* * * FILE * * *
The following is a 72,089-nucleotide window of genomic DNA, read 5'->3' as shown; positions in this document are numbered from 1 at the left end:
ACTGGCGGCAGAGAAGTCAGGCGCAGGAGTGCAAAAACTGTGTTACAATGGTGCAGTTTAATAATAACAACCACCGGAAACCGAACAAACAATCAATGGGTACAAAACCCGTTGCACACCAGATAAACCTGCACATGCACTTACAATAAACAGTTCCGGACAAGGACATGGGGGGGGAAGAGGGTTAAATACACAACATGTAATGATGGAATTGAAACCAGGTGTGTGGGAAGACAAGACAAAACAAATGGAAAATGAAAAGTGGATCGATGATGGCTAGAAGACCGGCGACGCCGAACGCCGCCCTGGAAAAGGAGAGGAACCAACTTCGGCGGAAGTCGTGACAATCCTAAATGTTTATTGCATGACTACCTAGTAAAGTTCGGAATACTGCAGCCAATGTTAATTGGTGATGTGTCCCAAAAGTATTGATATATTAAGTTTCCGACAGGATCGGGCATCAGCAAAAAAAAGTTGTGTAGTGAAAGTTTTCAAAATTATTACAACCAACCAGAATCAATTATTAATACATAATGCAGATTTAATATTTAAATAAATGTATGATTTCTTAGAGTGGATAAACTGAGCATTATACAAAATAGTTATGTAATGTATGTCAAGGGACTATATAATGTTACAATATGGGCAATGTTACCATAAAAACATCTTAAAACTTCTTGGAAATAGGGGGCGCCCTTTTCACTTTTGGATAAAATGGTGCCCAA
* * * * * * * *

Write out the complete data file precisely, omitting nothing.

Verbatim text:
The following is a 72,089-nucleotide window of genomic DNA, read 5'->3' as shown; positions in this document are numbered from 1 at the left end:
ACTGGCGGCAGAGAAGTCAGGCGCAGGAGTGCAAAAACTGTGTTACAATGGTGCAGTTTAATAATAACAACCACCGGAAACCGAACAAACAATCAATGGGTACAAAACCCGTTGCACACCAGATAAACCTGCACATGCACTTACAATAAACAGTTCCGGACAAGGACATGGGGGGGGAAGAGGGTTAAATACACAACATGTAATGATGGAATTGAAACCAGGTGTGTGGGAAGACAAGACAAAACAAATGGAAAATGAAAAGTGGATCGATGATGGCTAGAAGACCGGCGACGCCGAACGCCGCCCTGGAAAAGGAGAGGAACCAACTTCGGCGGAAGTCGTGACAATCCTAAATGTTTATTGCATGACTACCTAGTAAAGTTCGGAATACTGCAGCCAATGTTAATTGGTGATGTGTCCCAAAAGTATTGATATATTAAGTTTCCGACAGGATCGGGCATCAGCAAAAAAAAGTTGTGTAGTGAAAGTTTTCAAAATTATTACAACCAACCAGAATCAATTATTAATACATAATGCAGATTTAATATTTAAATAAATGTATGATTTCTTAGAGTGGATAAACTGAGCATTATACAAAATAGTTATGTAATGTATGTCAAGGGACTATATAATGTTACAATATGGGCAATGTTACCATAAAAACATCTTAAAACTTCTTGGAAATAGGGGGCGCCCTTTTCACTTTTGGATAAAATGGTGCCCAA